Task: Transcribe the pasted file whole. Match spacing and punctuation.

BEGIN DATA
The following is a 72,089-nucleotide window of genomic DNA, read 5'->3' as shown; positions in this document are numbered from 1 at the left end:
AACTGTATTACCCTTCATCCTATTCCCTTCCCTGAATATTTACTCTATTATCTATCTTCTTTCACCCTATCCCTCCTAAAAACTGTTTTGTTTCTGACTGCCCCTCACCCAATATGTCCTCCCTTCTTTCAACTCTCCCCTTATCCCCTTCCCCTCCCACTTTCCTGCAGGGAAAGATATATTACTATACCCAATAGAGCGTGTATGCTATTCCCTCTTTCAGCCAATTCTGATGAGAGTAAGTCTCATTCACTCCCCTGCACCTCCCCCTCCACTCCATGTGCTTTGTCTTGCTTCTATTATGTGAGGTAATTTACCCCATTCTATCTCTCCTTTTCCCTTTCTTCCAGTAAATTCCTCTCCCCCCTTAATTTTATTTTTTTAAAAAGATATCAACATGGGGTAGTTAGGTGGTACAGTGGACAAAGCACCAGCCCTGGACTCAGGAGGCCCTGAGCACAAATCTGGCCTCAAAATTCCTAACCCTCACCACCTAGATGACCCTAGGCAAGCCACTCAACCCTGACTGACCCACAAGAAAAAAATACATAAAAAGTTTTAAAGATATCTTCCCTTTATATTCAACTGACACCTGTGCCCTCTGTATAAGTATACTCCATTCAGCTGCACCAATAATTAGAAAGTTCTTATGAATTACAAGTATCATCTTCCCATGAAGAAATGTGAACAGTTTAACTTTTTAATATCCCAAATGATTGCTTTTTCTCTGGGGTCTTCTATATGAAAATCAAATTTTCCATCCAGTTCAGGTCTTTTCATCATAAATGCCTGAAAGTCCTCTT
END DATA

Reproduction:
The following is a 72,089-nucleotide window of genomic DNA, read 5'->3' as shown; positions in this document are numbered from 1 at the left end:
AACTGTATTACCCTTCATCCTATTCCCTTCCCTGAATATTTACTCTATTATCTATCTTCTTTCACCCTATCCCTCCTAAAAACTGTTTTGTTTCTGACTGCCCCTCACCCAATATGTCCTCCCTTCTTTCAACTCTCCCCTTATCCCCTTCCCCTCCCACTTTCCTGCAGGGAAAGATATATTACTATACCCAATAGAGCGTGTATGCTATTCCCTCTTTCAGCCAATTCTGATGAGAGTAAGTCTCATTCACTCCCCTGCACCTCCCCCTCCACTCCATGTGCTTTGTCTTGCTTCTATTATGTGAGGTAATTTACCCCATTCTATCTCTCCTTTTCCCTTTCTTCCAGTAAATTCCTCTCCCCCCTTAATTTTATTTTTTTAAAAAGATATCAACATGGGGTAGTTAGGTGGTACAGTGGACAAAGCACCAGCCCTGGACTCAGGAGGCCCTGAGCACAAATCTGGCCTCAAAATTCCTAACCCTCACCACCTAGATGACCCTAGGCAAGCCACTCAACCCTGACTGACCCACAAGAAAAAAATACATAAAAAGTTTTAAAGATATCTTCCCTTTATATTCAACTGACACCTGTGCCCTCTGTATAAGTATACTCCATTCAGCTGCACCAATAATTAGAAAGTTCTTATGAATTACAAGTATCATCTTCCCATGAAGAAATGTGAACAGTTTAACTTTTTAATATCCCAAATGATTGCTTTTTCTCTGGGGTCTTCTATATGAAAATCAAATTTTCCATCCAGTTCAGGTCTTTTCATCATAAATGCCTGAAAGTCCTCTT